The Flight of the Nez Percé Tour Dates: August 29 to September 6, 2021, with historian Neil Mangum We'll follow the Nez Percé National Historic Trail from Spokane, Washington to Great Falls, Montana, through some of the most beautiful landscapes of the American West, including their route through Yellowstone Park
Forced to abandon hopes for a peaceful move to the Lapwai Reservation, the Nez Percé chiefs saw flight to Canada as their last promise for peace. The flight of the Nez Percé began on June 15, 1877. Led by Chiefs Joseph, Looking Glass, White Bird, Ollokot, Lean Elk, and others, a band of 800 men, women and children moved northeast, hoping to seek safety with their Crow allies. Only 250 were warriors — the rest were women, children, elderly, and sick. On June 17 U.S. army and volunteer soldiers approached a Nez Percé camp on Whitebird Creek in western Idaho. When a party of six warriors bearing a flag of truce approached the soldiers, one of the volunteers fired at them, thus precipitating the Nez Perce War of 1877.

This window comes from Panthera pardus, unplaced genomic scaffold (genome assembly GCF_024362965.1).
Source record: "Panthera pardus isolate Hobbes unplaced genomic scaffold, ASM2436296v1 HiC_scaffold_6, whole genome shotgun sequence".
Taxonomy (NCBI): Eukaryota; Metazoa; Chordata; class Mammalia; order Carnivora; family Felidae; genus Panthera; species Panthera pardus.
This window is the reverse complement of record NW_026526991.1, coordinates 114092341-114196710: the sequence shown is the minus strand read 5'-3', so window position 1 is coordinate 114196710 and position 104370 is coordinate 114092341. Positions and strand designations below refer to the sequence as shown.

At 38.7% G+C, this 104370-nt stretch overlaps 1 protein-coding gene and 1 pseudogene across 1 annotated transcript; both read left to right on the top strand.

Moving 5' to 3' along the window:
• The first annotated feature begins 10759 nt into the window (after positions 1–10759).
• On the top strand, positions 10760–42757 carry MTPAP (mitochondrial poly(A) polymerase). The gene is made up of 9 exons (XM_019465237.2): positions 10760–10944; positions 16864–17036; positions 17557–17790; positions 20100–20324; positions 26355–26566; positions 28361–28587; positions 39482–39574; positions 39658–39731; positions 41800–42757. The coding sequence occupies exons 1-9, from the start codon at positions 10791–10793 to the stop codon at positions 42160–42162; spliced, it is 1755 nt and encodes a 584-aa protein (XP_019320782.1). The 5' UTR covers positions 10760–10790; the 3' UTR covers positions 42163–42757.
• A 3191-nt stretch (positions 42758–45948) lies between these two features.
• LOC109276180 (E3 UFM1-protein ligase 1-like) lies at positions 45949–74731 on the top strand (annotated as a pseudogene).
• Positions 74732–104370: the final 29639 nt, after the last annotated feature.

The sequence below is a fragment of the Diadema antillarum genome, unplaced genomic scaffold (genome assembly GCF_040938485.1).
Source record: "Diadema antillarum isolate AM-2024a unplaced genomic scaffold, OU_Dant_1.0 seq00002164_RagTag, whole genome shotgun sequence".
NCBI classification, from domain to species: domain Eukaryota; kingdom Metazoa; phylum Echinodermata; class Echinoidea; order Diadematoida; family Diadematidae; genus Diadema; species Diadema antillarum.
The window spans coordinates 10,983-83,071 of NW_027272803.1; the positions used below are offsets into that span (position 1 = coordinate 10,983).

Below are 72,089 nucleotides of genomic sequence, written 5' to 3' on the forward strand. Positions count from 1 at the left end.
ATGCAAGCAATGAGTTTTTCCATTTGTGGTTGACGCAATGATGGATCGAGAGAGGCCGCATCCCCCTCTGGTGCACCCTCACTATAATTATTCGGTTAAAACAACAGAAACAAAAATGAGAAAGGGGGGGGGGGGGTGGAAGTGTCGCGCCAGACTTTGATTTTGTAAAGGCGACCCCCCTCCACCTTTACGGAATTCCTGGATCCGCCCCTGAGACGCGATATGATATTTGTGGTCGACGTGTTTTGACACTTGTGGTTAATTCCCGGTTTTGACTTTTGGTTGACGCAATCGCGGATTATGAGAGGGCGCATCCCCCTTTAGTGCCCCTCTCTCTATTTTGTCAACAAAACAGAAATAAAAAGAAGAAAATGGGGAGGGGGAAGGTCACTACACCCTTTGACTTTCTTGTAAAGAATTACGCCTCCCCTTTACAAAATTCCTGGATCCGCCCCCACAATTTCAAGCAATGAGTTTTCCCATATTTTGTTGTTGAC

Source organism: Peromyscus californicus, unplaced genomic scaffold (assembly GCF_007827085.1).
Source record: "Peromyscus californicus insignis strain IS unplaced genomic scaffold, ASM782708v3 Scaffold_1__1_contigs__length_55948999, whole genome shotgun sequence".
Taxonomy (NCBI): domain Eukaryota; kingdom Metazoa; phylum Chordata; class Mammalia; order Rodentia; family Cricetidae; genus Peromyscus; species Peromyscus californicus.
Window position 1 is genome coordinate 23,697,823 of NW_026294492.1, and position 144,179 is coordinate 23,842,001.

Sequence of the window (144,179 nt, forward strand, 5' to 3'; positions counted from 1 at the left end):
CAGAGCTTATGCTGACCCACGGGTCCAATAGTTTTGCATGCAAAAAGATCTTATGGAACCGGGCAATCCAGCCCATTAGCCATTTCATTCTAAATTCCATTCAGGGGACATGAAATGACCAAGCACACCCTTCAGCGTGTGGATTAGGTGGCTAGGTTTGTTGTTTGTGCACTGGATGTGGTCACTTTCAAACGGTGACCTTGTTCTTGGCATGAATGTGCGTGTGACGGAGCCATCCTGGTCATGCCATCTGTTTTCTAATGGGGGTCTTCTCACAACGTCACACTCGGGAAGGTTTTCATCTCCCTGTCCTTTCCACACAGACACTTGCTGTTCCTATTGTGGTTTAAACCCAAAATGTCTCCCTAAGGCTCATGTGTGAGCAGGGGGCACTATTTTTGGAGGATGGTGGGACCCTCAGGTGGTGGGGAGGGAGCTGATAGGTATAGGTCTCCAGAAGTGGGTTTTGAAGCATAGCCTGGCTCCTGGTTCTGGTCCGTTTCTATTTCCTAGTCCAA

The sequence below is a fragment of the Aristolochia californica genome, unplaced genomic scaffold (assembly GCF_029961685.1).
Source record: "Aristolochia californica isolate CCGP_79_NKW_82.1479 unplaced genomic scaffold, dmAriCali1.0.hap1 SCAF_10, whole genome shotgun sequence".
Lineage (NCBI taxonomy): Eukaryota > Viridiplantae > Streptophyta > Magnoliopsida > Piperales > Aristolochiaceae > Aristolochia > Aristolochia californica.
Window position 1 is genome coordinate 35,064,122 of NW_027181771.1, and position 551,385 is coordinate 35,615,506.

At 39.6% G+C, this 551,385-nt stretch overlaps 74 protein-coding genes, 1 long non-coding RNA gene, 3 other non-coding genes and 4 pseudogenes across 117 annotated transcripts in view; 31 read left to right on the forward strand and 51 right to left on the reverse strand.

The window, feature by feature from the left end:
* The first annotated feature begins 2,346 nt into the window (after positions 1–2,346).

After defeating the cavalry force at the Battle of White Bird Canyon, the flight intensified and more than a dozen more battles and skirmishes would be fought in the next several months. Fighting the army all along the trail, the number of Nez Perce was severely reduced. Just 40 miles from Canada they were trapped at Snake Creek at the base of the Bears Paw Mountains in Montana by the U.S. Army. After a five-day fight, the remaining 431 members of the tribe were beaten and Chief Joseph surrendered on October 5, 1877
Registrations costs will be posted here in the coming days. Check back for the updated itinerary, and other information for this one-of-a-kind tour, or send us a note to get on an email list, and receive regular updates.
This (1994) video takes you on the 1,170-mile journey taken by the Nez Perce tribe in 1877. Pursued by the United States Army, 750 Nez Perce men, women, and children made a heroic yet futile flight seeking freedom and peace far from their homeland. The program highlights the need to preserve and interpret this landscape of history. [U.S. Forest Service]